Clouds are cobwebbed across the sky and the air fizzes with Friday-afternoon relief. The parents stand in circles, supervising from a distance.
I follow the other girls to the red clothing bin. I watch as Saanvi* and Charlie* manoeuvre
themselves to the top. I follow behind, evaluating every foothold. The bin clangs and echoes as I dangle my legs over the side.
At the other end of the grass, two boys are playing. The older boy, Tim*, is in my year. The
younger is my brother, Elijah. He is six-years-old, still with baby cheeks and frantic limbs. He delights in Tim’s brotherly attention, and shrieks with the release of suppressed energy.
Charlie goes to jump from the clothing bin. I lean over the edge. “I’m not sure,” I tell her.
The ground stretches out about a metre from the top of the bin. “Don’t be scared,” Charlie says.
At the other end of the grass, Elijah tells Tim to race him to the clothing bin. Charlie looks at me directly. I see her pale blue eyes, the small scar above her eyebrow.
“Don’t think. Just do.”
Charlie jumps off the clothing bin, just as Elijah sprints past. He is knocked to the ground
“It felt … crushing,” he tells me now. We sit in my bedroom, seven years after the incident.
Elijah tells me that he remembers collapsing in pain, then looking up to see a circle of faces
crowding around him.
He was taken to Westmead Children’s Hospital. I remember sitting in a doctor’s room with
him. My sister and I sat on the bed, Elijah lay on our mother’s lap. I remember the doctor pointing to the X-Ray on the screen. A thin line curved around Elijah’s lower leg. A spiral fracture.
“I should have sued her,” he tells me now, with a laugh. He looks at me for confirmation. I
have explained to him how this incident is an example of the tort of battery, a concept I have learned in the first year of my law degree at the University of Sydney.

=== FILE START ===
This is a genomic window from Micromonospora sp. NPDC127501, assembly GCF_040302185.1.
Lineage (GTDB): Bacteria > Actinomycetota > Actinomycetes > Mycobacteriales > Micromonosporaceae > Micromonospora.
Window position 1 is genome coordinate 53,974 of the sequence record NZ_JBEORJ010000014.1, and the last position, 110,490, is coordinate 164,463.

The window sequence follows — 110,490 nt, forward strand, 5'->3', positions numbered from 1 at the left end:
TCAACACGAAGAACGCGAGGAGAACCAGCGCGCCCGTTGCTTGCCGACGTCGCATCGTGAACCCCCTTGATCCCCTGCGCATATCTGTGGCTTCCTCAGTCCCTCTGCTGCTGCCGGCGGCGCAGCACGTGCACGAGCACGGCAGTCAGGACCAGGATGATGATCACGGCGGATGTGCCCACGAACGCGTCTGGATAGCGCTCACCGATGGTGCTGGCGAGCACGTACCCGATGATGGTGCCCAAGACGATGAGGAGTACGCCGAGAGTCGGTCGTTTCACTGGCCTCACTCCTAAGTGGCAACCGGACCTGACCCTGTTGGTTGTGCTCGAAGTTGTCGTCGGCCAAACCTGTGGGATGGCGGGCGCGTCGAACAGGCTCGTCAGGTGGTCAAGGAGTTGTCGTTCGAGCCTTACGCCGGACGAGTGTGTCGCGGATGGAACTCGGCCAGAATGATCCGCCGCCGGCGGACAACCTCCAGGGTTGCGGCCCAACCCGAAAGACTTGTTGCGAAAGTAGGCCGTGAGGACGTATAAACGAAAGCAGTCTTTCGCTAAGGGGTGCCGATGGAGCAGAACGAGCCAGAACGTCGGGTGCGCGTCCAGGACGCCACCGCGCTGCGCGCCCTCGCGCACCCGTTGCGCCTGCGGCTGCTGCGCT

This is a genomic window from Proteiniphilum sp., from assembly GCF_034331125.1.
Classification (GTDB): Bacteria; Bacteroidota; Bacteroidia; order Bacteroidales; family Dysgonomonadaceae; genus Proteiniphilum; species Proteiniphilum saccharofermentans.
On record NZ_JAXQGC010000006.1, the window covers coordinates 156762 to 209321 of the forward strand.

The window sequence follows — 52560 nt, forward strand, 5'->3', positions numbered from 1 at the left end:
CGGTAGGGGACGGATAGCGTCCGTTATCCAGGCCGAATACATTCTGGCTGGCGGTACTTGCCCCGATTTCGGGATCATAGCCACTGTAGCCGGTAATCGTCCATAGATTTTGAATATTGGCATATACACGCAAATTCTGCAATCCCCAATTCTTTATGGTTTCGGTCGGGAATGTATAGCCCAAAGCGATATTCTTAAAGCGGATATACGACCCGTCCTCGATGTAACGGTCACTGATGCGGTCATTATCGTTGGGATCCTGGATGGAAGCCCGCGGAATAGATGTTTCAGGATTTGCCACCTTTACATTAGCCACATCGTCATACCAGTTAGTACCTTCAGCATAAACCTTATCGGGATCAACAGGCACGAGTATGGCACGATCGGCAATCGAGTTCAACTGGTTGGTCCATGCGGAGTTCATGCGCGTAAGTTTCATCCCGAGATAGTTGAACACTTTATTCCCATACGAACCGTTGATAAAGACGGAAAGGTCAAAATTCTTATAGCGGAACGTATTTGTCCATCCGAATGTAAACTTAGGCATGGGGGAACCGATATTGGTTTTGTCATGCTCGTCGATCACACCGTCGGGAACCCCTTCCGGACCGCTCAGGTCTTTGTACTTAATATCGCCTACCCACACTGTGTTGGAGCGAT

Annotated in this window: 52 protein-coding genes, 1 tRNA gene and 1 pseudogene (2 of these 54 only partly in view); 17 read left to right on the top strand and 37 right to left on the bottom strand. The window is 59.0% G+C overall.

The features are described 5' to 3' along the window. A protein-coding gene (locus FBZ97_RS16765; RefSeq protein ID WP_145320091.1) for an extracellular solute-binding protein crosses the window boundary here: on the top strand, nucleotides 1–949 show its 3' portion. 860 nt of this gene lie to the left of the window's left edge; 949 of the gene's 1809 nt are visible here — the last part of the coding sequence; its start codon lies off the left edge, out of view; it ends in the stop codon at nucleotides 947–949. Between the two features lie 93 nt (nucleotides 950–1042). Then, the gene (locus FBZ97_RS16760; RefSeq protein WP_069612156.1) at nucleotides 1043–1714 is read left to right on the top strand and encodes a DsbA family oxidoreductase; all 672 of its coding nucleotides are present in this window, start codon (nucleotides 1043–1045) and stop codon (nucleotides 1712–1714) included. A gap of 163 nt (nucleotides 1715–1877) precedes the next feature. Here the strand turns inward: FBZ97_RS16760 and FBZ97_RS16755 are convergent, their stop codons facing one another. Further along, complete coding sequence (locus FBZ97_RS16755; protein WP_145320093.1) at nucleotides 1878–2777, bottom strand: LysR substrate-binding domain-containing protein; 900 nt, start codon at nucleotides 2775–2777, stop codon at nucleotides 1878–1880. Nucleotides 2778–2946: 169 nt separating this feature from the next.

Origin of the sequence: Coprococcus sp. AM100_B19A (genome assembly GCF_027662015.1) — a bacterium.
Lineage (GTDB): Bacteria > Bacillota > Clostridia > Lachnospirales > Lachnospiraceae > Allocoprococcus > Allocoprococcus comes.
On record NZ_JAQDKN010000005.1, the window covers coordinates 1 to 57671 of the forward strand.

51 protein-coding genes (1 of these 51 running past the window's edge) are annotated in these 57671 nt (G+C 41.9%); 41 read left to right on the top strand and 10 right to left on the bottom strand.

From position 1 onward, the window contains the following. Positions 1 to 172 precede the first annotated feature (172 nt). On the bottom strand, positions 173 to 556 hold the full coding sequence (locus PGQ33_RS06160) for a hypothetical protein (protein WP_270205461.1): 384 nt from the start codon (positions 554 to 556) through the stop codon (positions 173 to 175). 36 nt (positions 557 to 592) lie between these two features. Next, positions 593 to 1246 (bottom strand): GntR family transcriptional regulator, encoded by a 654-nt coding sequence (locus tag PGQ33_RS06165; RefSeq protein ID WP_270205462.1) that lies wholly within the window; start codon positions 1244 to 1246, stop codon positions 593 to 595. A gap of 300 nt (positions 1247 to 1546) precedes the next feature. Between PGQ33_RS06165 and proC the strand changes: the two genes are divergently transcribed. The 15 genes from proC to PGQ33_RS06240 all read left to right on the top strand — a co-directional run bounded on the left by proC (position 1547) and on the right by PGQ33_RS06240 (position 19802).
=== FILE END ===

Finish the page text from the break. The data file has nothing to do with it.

The law that governs civil interactions––tort law––has developed through a combination of
legislation and judicial decisions. There are various kinds of torts, each dealing with a different type of harm that occurs outside of criminal wrongdoing or breach of contract.
I find that law, particularly tort law, represents a formal recognition of what most people
would regard as obvious standards of conduct. For example, battery recognises that one cannot violate another person’s bodily autonomy by touching them without consent.
Law is not merely concerned with stating these seemingly common sense rules; it is
concerned with identifying the underlying principles of social conduct, and articulating them in the form of a legal test or concrete rule.
It was once held that to establish a battery there had to be an element of hostility. However, in a 2001 case called Rixon v Star City, Justice Sheller outlined a number of situations that would be unlawful without being hostile: “a prank that gets out of hand; an over-friendly slap on the back; surgical treatment by a surgeon who mistakenly thinks that the patient has consented to it”.
In this case, he articulated that the rule for determining whether an action is a battery is whether it is a nonconsensual, direct touch which falls outside of what is “generally acceptable in the ordinary conduct of daily life”.
Jumping off a clothing bin onto someone is obviously not conduct acceptable in daily life.
Of course, Charlie did not mean to injure my brother. She was an eleven-year-old at a park, who made an ill-timed decision.
The fact that Charlie did not intend to break my brother’s leg would once have meant she
couldn’t have been held responsible for his injury. However, in a 2016 case called Croucher v Cachia, the court recognised that a battery can occur where the defendant has been negligent; that is, where they have failed to exercise reasonable care.